The sports industry was severely impacted by the coronavirus pandemic, but it’s working to make a comeback. Football is one of the first sports to return – with the Bundesliga restarting in May, La Liga resumed on 15th June, and now the English Premier League is kicking off again – all in empty stadiums. Many other sports leagues around the world are hoping to shortly follow suit, and will similarly play without fans for the foreseeable future.
Among the many challenges that broadcasters face is capturing the excitement of live sports when a game is being played without spectators. Crowds play an important role in contributing to the atmosphere of live sports either as background or when capturing spectator reactions. The noise, the buzz, and the shared reactions help make the at-home viewing experience exciting and engaging. The loss of these sights and sounds will almost certainly have an impact on the experience of someone watching from their living room.
Live sports broadcasters now have an important role to play in offering sports fans an immersive viewing experience. They need to find new ways to recapture the shared emotion that underpins the excitement of live sports for fans watching at home. Those who do not look to innovate during these times risk reduced fan engagement and even a loss of viewers. Broadcasters should not only look to replace the atmosphere created by crowds but find new ways to enhance the at-home viewer experience.
OTT is uniquely positioned to allow for more interactive experiences thanks to its underlying technologies. However, before broadcasters rush to integrate applications to drive audience engagement, they need to ensure that they have the right streaming tools in place to support them. The lack of live sports has meant that there will be a surge in viewers tuning in for the Premier League and future sports leagues’ returns, so broadcasters need to be prepared for the high levels of traffic. It’s not only fans who would normally be watching the match in person who’ll be viewing it online, but die-hard football fans will also be joined by general sports fans that are desperate for some live sports action. In order to prepare for this influx, broadcasters must ensure that they have the bandwidth and capacity to deliver TV-like quality experiences to potentially millions of viewers. Alongside capacity, broadcasters need to also ensure reduced streaming latency, so the experience is as seamless as possible.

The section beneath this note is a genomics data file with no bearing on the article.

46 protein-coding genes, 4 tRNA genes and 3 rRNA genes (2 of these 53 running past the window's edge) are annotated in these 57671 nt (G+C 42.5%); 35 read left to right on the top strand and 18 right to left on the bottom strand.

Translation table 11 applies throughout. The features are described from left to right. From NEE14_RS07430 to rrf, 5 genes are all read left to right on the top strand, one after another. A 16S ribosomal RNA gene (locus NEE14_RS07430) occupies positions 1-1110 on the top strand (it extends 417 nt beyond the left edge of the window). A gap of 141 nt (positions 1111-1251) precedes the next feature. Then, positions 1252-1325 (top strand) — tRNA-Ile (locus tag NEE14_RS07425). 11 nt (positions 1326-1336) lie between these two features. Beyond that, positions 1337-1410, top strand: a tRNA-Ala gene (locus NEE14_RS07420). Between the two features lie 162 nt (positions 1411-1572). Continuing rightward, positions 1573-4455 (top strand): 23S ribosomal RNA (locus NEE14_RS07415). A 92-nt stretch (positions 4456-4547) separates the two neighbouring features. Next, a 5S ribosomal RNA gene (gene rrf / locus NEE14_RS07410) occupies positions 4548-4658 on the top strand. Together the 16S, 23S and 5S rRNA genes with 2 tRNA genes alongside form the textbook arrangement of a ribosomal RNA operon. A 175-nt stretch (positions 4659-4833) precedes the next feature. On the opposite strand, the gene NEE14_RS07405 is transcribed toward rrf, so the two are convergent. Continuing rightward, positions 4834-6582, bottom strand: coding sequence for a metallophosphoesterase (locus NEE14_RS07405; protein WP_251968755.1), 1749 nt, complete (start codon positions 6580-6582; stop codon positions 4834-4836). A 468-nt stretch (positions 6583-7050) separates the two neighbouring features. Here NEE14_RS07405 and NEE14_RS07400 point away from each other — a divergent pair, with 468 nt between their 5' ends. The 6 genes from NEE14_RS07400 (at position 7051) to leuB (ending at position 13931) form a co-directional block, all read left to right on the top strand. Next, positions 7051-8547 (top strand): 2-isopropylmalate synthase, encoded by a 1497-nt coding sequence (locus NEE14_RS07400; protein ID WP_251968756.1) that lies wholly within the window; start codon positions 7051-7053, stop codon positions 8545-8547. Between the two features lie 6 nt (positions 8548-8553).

Once broadcasters are confident that they can deliver streams in real-time to each and every viewer, even when there are huge spikes in traffic, then they are ready to integrate new applications and features which will help recreate the live sports experience for viewers at home. We could also see some OTT providers allow for some form of sentiment capture from viewers and then feed that back into the broader experience, similar to how popular mobile live streaming apps communicate viewership and popularity back to viewers in the shared experience. Alternatively, they could provide viewers with the option to allow capturing of video from their device cameras to use for fan reaction shots. Fans will be introduced to new and improved viewing experiences as part of the new behind closed doors experience.
Verizon Media ran a 5G demo in the Hard Rock Stadium during Super Bowl LIV, with real-time streaming and multiple camera views enabling fans to see the action from a number of angles, all with sub one second latency. The potential for next-generation, live, highly personalised, and interactive in-home viewing experiences is more of a reality as we move into a 5G-enabled era and broadcasters should take advantage of its capabilities to engage with more viewers during this time of uncertainty.
While the absence of in-venue crowds will undoubtedly change the live sports experience, there is now an opportunity for broadcasters to demonstrate their creativity by finding new ways to keep sports fans fully immersed in the action and revolutionise fans’ at-home viewing experiences forever.